Kim serving up tips for stars of tomorrow

Ping-pong Paralympian becomes a mentor for teen fencer to help nurture the next generation

Thursday, 18th February 2021 — By Steve Barnett

Kim Daybell IMG_5213 credit ITTF

Kim Daybell is planning to compete at the Paralympic Games later this year. PHOTO: ITTF

TABLE tennis star Kim Daybell says it’s his “duty as an athlete” to share the experiences he has gained competing in the upper echelons of elite sport.

That’s why the Paralympian will be finding time between his exhausting shifts as an A&E doctor at the Whittington Hospital in Archway with mentoring the next generation of emerging talent in the world of sport.

Daybell has joined up with the True Athlete Project (TAP), a non-profit organisation formed of world-class athletes, coaches, psychologists, mindfulness teachers and policy makers. It matches aspiring young athletes with experienced internationals for a year-long learning programme supported by a holistic curriculum based on five key themes: performance, identity and values, mindfulness, community responsibility and nature and connectedness.

“TAP are very into mindfulness and wellbeing, and that kind of wholesome, holistic approach to the athlete, and I’ve been interested in that side for a while,” Daybell explained.

“I’ve been an athlete for a long time now – through three Paralympic cycles – and have that experience of balancing education and being a teenager and trying to make it work with everything else in general life.

“It is part of your duty as an athlete to pass on that knowledge and experience to the next generation coming through and give them those tools to try and help them.”

Sheffield-born Daybell put his preparations for the Tokyo Paralympic Games on hold to help in the fight against Covid-19. But he’s now back in training, with the Games expected to still go ahead in August despite all of the uncertainty surrounding the pandemic.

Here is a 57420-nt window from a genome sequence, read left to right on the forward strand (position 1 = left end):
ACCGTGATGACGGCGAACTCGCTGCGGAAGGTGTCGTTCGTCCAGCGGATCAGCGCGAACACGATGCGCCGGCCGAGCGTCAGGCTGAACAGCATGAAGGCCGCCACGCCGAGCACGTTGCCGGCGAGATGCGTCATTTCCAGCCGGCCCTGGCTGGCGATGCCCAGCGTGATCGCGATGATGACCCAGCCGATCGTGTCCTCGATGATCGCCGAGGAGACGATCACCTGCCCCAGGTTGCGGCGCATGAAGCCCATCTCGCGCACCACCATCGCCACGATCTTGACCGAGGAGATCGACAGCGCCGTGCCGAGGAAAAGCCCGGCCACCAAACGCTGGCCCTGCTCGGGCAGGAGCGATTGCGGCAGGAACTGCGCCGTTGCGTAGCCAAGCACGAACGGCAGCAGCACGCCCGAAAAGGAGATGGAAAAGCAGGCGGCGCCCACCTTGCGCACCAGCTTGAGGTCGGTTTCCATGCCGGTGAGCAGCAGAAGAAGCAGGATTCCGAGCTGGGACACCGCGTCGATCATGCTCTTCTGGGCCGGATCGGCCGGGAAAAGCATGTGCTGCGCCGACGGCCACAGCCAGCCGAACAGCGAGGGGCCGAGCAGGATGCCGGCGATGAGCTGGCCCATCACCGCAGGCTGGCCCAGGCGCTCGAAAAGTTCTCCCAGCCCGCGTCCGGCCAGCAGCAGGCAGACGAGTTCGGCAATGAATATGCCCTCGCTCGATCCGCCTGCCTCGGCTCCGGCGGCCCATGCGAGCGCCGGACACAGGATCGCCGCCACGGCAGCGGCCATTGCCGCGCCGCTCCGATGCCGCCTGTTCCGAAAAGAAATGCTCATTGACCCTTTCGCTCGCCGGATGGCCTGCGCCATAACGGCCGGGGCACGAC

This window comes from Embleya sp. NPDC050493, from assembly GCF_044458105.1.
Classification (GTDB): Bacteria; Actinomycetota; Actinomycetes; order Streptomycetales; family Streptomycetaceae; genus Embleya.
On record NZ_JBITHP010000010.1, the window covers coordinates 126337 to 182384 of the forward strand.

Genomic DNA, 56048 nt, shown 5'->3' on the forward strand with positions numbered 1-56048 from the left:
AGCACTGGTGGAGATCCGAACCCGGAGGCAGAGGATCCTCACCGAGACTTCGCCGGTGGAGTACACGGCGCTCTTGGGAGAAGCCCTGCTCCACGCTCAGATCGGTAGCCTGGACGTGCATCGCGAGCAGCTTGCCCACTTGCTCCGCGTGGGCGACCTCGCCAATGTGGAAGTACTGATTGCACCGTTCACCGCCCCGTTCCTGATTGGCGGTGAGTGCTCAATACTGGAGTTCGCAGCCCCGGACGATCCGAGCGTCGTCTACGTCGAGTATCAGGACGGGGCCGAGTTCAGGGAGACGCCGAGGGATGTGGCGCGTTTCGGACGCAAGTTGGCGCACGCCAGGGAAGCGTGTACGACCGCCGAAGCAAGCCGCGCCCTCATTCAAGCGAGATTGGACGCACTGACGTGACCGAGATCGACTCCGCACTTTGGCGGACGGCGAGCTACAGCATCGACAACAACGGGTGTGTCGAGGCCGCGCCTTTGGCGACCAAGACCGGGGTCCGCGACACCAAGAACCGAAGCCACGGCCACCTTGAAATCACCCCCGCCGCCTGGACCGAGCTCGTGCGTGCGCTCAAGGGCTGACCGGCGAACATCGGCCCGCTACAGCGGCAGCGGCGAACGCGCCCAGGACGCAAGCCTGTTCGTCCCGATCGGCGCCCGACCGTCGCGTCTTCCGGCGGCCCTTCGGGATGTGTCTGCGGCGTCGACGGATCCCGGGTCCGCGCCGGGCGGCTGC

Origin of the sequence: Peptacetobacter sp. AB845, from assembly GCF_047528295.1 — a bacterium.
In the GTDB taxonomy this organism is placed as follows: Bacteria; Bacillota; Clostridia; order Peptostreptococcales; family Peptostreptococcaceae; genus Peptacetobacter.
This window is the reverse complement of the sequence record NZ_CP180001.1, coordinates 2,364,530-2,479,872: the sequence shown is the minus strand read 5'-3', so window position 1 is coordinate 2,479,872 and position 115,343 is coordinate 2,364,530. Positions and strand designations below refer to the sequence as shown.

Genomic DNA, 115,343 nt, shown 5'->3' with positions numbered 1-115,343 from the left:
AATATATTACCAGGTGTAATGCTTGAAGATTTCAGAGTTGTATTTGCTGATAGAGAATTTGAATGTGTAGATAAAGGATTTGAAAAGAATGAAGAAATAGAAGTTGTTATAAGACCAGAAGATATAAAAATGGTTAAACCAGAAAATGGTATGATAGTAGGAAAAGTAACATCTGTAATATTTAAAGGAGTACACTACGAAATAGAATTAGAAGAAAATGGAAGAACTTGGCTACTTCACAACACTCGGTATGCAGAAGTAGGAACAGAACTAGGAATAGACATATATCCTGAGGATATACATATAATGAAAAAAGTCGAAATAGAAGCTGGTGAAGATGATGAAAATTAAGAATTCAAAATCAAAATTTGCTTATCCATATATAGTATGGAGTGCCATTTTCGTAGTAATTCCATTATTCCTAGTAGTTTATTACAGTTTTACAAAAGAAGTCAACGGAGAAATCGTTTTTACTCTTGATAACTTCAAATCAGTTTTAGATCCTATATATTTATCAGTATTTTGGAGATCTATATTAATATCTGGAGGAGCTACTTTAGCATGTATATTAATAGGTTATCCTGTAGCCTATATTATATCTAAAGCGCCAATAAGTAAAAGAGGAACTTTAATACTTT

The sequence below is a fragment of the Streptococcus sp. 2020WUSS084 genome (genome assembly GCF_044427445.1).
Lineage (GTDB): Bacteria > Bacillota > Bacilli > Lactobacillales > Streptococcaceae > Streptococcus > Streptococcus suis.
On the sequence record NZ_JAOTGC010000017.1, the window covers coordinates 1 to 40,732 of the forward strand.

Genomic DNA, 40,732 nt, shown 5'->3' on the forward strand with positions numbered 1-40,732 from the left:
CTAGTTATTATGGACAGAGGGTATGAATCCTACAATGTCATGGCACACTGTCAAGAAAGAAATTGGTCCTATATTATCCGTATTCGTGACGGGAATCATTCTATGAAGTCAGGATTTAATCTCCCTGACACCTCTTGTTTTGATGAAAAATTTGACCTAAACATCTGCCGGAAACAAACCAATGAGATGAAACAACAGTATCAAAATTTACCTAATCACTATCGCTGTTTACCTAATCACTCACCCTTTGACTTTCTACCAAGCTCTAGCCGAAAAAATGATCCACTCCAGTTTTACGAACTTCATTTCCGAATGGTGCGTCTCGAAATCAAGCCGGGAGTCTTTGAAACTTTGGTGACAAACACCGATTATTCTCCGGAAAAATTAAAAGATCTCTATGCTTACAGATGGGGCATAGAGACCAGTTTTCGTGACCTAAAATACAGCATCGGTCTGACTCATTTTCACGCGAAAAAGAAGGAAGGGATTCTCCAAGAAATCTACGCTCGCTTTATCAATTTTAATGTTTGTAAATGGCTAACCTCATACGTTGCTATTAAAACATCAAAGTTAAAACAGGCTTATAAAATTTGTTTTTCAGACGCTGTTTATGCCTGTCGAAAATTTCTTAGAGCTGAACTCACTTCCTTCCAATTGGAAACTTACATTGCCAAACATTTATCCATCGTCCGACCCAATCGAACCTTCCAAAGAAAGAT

Daybell, who was born with Poland’s syndrome, a rare condition characterised by underdevelopment or absence of the chest muscle on one side of the body, represented Team GB at London 2012 and Rio 2016. He also won a silver medal for England at the 2018 Commonwealth Games.

The 28-year-old is now ready to share all of that experience he has gained over the years.

He will be mentoring 16-year-old fencer Adekunle Taiwo, and says he is looking forward to working with an athlete from a different sport.

Daybell added: “It’s really interesting because you can get very wrapped up in your own sport and how you do things, and it is interesting to see how other sports operate.

“I will definitely learn from Adekunle as well.

“It is a good reminder of how naive and young you were when you first started and how far you’ve come. I think it is nice to check in with that again and just remember and appreciate what you’ve been through and apply that to your own sport and your own life.

“TAP try to develop the mentor as well and teach you those skills to be able to impart knowledge, because that is not an easy thing to do, especially when you have spent your whole career being really focused on yourself.”

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